We can save precious species by going vegan

Vegan artwork
Unity Diner, Hoxton - London
Donald Watson, a joinery teacher, coined the term 'vegan' in November 1944 - a moment celebrated during World Vegan Day today.

Moving to a vegan diet could have transformative environmental benefits.

Yorkshire-born joinery teacher Donald Watson left a global legacy few could have predicted. Born in 1910, he was a pioneer from a young age. By his mid-teens he had made the unconventional choice to become a vegetarian on ethical grounds, citing the horrors of the animal agriculture industry as his motivation.

But it was his actions some 20 years on which left their global mark. Taking his ethical consumption a step further, Watson is said to have coined a term which has revolutionised the way millions of us eat. In November 1944, Donald Watson proposed the term 'vegan'.

Watson’s influence is internationally recognised on the 1st November each year on World Vegan Day. This year, as our precious flora and fauna continue to vanish before our eyes, we must recognise that the animal agriculture industry is fuelling the destruction and a vegan diet is the best choice we can make to stop it.


In the UK our species have suffered unrelenting net-losses since 1970. Two-thirds of North American birds are at risk of extinction due to climate change. Global marine animal communities are projected to shrink within the next century as temperatures rise. In total, one million animal and plant species could vanish if we do not act. This is destruction on a catastrophic scale. This is the sixth mass extinction.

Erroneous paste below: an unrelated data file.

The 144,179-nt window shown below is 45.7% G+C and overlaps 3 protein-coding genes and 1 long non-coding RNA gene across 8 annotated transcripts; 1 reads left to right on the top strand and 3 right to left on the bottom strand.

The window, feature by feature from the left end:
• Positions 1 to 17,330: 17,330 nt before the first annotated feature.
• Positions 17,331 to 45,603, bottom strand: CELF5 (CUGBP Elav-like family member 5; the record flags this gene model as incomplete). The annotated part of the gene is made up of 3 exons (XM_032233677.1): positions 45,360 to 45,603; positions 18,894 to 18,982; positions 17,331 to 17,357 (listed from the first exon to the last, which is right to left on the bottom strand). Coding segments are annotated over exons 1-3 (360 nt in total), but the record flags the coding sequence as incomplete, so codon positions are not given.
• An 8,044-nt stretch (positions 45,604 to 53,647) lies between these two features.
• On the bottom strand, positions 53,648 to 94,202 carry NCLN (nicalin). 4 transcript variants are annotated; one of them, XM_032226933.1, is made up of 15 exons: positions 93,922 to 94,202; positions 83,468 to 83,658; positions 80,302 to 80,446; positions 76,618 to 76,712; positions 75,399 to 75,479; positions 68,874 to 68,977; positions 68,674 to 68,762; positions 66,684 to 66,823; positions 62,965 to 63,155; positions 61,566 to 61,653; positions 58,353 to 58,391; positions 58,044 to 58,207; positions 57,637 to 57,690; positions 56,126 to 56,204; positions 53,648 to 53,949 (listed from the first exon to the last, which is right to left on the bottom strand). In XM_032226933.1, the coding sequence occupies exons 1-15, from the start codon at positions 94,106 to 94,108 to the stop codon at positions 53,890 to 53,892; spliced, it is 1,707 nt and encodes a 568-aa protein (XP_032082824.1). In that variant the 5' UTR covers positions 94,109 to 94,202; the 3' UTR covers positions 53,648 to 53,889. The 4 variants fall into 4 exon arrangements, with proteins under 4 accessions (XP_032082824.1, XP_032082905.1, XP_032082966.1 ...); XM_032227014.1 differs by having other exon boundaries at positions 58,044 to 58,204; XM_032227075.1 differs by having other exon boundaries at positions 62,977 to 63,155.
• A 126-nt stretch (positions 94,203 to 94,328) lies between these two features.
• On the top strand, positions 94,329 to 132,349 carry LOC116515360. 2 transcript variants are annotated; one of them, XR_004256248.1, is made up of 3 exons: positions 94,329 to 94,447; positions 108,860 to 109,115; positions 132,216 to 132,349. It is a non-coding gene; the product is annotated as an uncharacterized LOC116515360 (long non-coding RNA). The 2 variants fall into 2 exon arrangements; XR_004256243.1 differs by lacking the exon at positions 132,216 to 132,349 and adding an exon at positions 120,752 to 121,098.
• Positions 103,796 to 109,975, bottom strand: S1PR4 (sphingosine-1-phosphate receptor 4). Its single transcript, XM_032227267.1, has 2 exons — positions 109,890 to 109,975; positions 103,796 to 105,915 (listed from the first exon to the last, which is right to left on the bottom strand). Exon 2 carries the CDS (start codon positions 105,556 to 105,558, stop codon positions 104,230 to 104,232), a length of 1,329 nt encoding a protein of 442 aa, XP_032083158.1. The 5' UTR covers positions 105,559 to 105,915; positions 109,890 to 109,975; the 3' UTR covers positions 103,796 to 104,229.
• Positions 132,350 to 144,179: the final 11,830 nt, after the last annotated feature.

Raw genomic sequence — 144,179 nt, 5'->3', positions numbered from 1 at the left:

We know our consumption is exacerbating the crisis. For years we have been told to make changes to our lives in the name of the planet - to cut car and air travel, switch off our lights and take showers instead of baths - but the contribution of our diets has been neglected for too long.

In the space of one year, the agriculture industry was reportedly responsible for some 24 percent of all global greenhouse gas emissions, and livestock farming makes up four-fifths of the industry’s contribution.

This summer the world watched on in horror as more than 40,000 fires devastated the Amazon rainforest, yet it is purged year-round to make way for livestock farming. Some 70 percent of deforestation in the Amazon can be attributed to cattle ranching and most of the rest is cleared to grow fodder for livestock. This is destroying vital habitats once home to a diverse array of unique species.


We are running out of time to put a stop to the obliteration of our natural world. But the solution is simple, choose a vegan diet.

Researchers at Oxford University found that moving to a vegan diet could have transformative environmental benefits. Making this change on a mass scale would slash the land required to produce food by some 76 percent and could reduce food emissions by 50-80 percent. This is the let-up global nature needs to flourish.

As the world reels at the devastation caused by our unfettered consumption, it’s time we turn our gaze to what we eat for a solution. On this year’s World Vegan Day, Viva! is asking everyone to #GoVegan24 and try veganism for 24 hours to see just how easy it is the make this essential change.

Following the path Donald Watson courageously forged over half a century ago, we must wake up to the horrors of the animal agriculture industry and choose a vegan diet to protect our precious species for centuries to come.

This Author

Juliet Gellatley is director of Viva! The charity is launching its #GoVegan24 campaign on 1st November for World Vegan Day. The photograph above is of an art instigation at the Unity Diner in Hoxton by @tallys_art. 

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